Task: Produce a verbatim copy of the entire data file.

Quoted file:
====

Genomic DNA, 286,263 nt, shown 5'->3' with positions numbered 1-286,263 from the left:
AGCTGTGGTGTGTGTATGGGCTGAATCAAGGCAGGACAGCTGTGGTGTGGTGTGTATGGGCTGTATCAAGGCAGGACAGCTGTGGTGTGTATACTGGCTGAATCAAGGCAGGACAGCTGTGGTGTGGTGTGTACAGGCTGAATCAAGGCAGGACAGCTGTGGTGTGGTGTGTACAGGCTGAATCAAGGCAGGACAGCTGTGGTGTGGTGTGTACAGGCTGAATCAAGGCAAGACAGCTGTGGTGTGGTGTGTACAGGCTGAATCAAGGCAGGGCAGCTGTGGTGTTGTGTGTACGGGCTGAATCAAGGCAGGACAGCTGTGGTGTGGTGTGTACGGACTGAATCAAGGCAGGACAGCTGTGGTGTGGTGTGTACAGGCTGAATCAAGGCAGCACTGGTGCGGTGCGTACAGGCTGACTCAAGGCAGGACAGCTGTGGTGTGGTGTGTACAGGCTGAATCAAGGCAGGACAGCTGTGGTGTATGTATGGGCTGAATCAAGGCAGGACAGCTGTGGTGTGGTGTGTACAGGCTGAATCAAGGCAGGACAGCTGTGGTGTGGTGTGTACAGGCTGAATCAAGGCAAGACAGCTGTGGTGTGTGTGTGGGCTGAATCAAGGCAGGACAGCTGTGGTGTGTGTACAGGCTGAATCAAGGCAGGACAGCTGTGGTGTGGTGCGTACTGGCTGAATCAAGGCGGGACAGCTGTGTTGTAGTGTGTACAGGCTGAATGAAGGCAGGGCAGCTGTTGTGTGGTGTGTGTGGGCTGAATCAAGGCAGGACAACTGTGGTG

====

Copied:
Genomic DNA, 286,263 nt, shown 5'->3' with positions numbered 1-286,263 from the left:
AGCTGTGGTGTGTGTATGGGCTGAATCAAGGCAGGACAGCTGTGGTGTGGTGTGTATGGGCTGTATCAAGGCAGGACAGCTGTGGTGTGTATACTGGCTGAATCAAGGCAGGACAGCTGTGGTGTGGTGTGTACAGGCTGAATCAAGGCAGGACAGCTGTGGTGTGGTGTGTACAGGCTGAATCAAGGCAGGACAGCTGTGGTGTGGTGTGTACAGGCTGAATCAAGGCAAGACAGCTGTGGTGTGGTGTGTACAGGCTGAATCAAGGCAGGGCAGCTGTGGTGTTGTGTGTACGGGCTGAATCAAGGCAGGACAGCTGTGGTGTGGTGTGTACGGACTGAATCAAGGCAGGACAGCTGTGGTGTGGTGTGTACAGGCTGAATCAAGGCAGCACTGGTGCGGTGCGTACAGGCTGACTCAAGGCAGGACAGCTGTGGTGTGGTGTGTACAGGCTGAATCAAGGCAGGACAGCTGTGGTGTATGTATGGGCTGAATCAAGGCAGGACAGCTGTGGTGTGGTGTGTACAGGCTGAATCAAGGCAGGACAGCTGTGGTGTGGTGTGTACAGGCTGAATCAAGGCAAGACAGCTGTGGTGTGTGTGTGGGCTGAATCAAGGCAGGACAGCTGTGGTGTGTGTACAGGCTGAATCAAGGCAGGACAGCTGTGGTGTGGTGCGTACTGGCTGAATCAAGGCGGGACAGCTGTGTTGTAGTGTGTACAGGCTGAATGAAGGCAGGGCAGCTGTTGTGTGGTGTGTGTGGGCTGAATCAAGGCAGGACAACTGTGGTG